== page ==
CONCLUSION AND SUGGESTIONS

The detail cannot be denied that the nuisance of a shape wide lockdown by the government was essential to battle the corona virus pandemic and thus flatten the curve. However, it gave way for another “pandemic” to lift and wreak chaos. In suggestions, governments athwart the world require to break down harder on domestic violence responses and need to bestow more subsidy towards domestic violence shelters, increasing the number help outline, generating social alertness and ensuring institution of safe environments where the wounded of abuse can account against it. The Indian government too needs to ensure the interests of victims of domestic abuse and show them that they are not alone in this brawl. As the indistinctness of the covid-19 lockdown continues, we need to own up to the survival of this “shadow pandemic” which is gradually creeping into our homes. We need to fit faith and raise consciousness about the condition and put the word out that the fatalities of domestic abuse are not alone in their fight and to the government is with them. And most prominently we need to appreciate the fact that if the situation continues, the words ‘stay home’ and ‘stay safe’ might not be as identical as they seem in this public health disaster right now.

 

 [1] United Nations. Declaration on the elimination of violence against women. New York: UN, 1993, (Aug 03, 5:22 PM), https://www.who.int/news-room/fact-sheets/detail/violence-against-women. 

[2] Supra 1

[3] Domestic Violence Act, 2005, Act No. 43 of 2006, Section 3.

[4] Girija Shiv Kumar, While Battling COVID-19, We Can’t Let the Pandemic of Domestic Violence Continue, The Wire (Aug 04, 2020, 12:28 PM), https://thewire.in/women/covid-19-lockdown-domestic-violence.

[5] Daniel Schneider, Kristen Harknett, Sara Mc Lanahan, Intimate Partner Violence in the Great Recession, National Centre for Biotechnology Information, U.S. National Library of Medicine, NCBI (Aug 04, 2020, 12:39 PM), https://www.ncbi.nlm.nih.gov/pmc/articles/PMC4860387/.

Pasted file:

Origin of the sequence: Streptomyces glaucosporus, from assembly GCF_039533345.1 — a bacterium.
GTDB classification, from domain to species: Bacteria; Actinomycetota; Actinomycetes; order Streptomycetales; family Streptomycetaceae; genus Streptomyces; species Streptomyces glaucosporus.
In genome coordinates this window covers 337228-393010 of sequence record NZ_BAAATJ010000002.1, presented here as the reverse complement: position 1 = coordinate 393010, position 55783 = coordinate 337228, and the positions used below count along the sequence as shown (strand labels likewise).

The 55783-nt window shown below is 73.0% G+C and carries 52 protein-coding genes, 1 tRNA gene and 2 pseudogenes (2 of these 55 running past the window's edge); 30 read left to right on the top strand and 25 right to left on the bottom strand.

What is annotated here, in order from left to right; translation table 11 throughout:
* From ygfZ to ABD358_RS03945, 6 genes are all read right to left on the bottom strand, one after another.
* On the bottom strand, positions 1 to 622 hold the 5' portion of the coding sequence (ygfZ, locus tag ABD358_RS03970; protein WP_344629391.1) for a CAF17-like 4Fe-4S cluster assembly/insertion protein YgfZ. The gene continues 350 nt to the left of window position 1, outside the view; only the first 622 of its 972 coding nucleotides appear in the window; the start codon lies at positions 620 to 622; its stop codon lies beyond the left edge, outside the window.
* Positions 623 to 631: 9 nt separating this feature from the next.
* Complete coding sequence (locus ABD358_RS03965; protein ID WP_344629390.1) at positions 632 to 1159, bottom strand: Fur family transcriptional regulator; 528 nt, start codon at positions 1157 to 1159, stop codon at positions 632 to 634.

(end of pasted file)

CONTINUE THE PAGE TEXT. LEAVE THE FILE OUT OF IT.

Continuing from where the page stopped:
[6] Claire M. Renzetti, Vivian M. Larkin, Economic Stress and Domestic Violence, National Resource Center on Domestic Violence (Aug 04, 2020, 12:49 PM), https://vawnet.org/material/economic-stress-and-domesticviolence.

[7] Thompson Reuters Foundation, 2018 (Aug 05, 2020, 10:12 AM), https://poll2018.trust.org/.

[8] National Family Health Survey, International Institute of Population Sciences, (2019), https://hetv.org/india/ nfhs/nfhs3/NFHS-3-Domestic-Violence.pdf.

[9] Sexual violence: prevalence, dynamics and consequences, WHO, https://www.who.int/ violence_injury_prevention/resources/publications/en/guidelines_chap2.pdf.

[10] News Wires, UN chief decries ‘horrifying’ rise in domestic violence amid virus lockdown, France 24, (5th Aug 2020, 10:44 AM), https://www.france24.com/en/20200406-un-chief-decries-horrifying-rise-in-domesticviolence-amid-virus-lockdown.

[11] UNFPA, Impact of the COVID-19 Pandemic on Family Planning and Ending Gender-based Violence, Female Genital Mutilation and Child Marriage, (2020), https://www.unfpa.org/sites/default/files/resource pdf/COVID19_impact_brief_for_UNFPA_24_April_2020_1.pdf.

[12] Press Release, COVID-19: Stopping the rise in domestic violence during lockdown, European Parliament News, (5th Aug 2020, 2:22 PM), https://www.europarl.europa.eu/news/en/press-room/20200406IPR76610/ covid-19-stopping-the-rise-in-domestic-violence-during-lockdown.

[13] Explained Desk, COVID-19 lockdown: How countries are dealing with the surge in domestic violence, The Indian Express, (5th Aug 2020, 2:34 PM), https://indianexpress.com/article/explained/how-countries-aredealing- with-the-surge-in-domestic-violence-under-covid-19-lockdown-6350186/.